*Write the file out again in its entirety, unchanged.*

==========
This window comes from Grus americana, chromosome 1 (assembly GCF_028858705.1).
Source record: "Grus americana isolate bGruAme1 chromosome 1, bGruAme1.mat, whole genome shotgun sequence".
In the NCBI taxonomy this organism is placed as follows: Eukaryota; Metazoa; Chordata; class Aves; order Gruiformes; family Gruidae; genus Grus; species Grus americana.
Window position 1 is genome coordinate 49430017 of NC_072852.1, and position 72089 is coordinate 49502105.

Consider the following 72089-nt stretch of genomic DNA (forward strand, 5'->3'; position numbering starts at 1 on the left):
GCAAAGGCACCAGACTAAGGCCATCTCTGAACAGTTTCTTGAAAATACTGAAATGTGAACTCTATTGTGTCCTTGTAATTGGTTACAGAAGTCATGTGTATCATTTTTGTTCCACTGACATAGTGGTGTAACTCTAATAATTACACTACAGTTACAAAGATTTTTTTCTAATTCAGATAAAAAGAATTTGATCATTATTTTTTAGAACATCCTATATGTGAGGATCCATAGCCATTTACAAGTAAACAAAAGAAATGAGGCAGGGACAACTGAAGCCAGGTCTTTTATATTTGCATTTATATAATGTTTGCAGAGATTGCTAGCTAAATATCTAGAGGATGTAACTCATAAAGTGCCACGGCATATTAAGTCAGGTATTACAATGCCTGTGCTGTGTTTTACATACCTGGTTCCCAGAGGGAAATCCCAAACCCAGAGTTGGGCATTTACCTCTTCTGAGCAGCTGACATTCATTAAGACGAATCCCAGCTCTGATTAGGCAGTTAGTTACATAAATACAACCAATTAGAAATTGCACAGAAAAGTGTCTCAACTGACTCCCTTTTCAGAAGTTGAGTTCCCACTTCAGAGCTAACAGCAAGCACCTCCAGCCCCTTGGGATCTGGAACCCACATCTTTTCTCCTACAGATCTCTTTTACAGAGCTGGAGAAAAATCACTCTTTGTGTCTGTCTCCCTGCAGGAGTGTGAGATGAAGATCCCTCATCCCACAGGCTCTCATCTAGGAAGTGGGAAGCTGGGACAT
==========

This window comes from Grus americana, chromosome 1 (assembly GCF_028858705.1).
Source record: "Grus americana isolate bGruAme1 chromosome 1, bGruAme1.mat, whole genome shotgun sequence".
In the NCBI taxonomy this organism is placed as follows: Eukaryota; Metazoa; Chordata; class Aves; order Gruiformes; family Gruidae; genus Grus; species Grus americana.
Window position 1 is genome coordinate 49430017 of NC_072852.1, and position 72089 is coordinate 49502105.

Consider the following 72089-nt stretch of genomic DNA (forward strand, 5'->3'; position numbering starts at 1 on the left):
GCAAAGGCACCAGACTAAGGCCATCTCTGAACAGTTTCTTGAAAATACTGAAATGTGAACTCTATTGTGTCCTTGTAATTGGTTACAGAAGTCATGTGTATCATTTTTGTTCCACTGACATAGTGGTGTAACTCTAATAATTACACTACAGTTACAAAGATTTTTTTCTAATTCAGATAAAAAGAATTTGATCATTATTTTTTAGAACATCCTATATGTGAGGATCCATAGCCATTTACAAGTAAACAAAAGAAATGAGGCAGGGACAACTGAAGCCAGGTCTTTTATATTTGCATTTATATAATGTTTGCAGAGATTGCTAGCTAAATATCTAGAGGATGTAACTCATAAAGTGCCACGGCATATTAAGTCAGGTATTACAATGCCTGTGCTGTGTTTTACATACCTGGTTCCCAGAGGGAAATCCCAAACCCAGAGTTGGGCATTTACCTCTTCTGAGCAGCTGACATTCATTAAGACGAATCCCAGCTCTGATTAGGCAGTTAGTTACATAAATACAACCAATTAGAAATTGCACAGAAAAGTGTCTCAACTGACTCCCTTTTCAGAAGTTGAGTTCCCACTTCAGAGCTAACAGCAAGCACCTCCAGCCCCTTGGGATCTGGAACCCACATCTTTTCTCCTACAGATCTCTTTTACAGAGCTGGAGAAAAATCACTCTTTGTGTCTGTCTCCCTGCAGGAGTGTGAGATGAAGATCCCTCATCCCACAGGCTCTCATCTAGGAAGTGGGAAGCTGGGACAT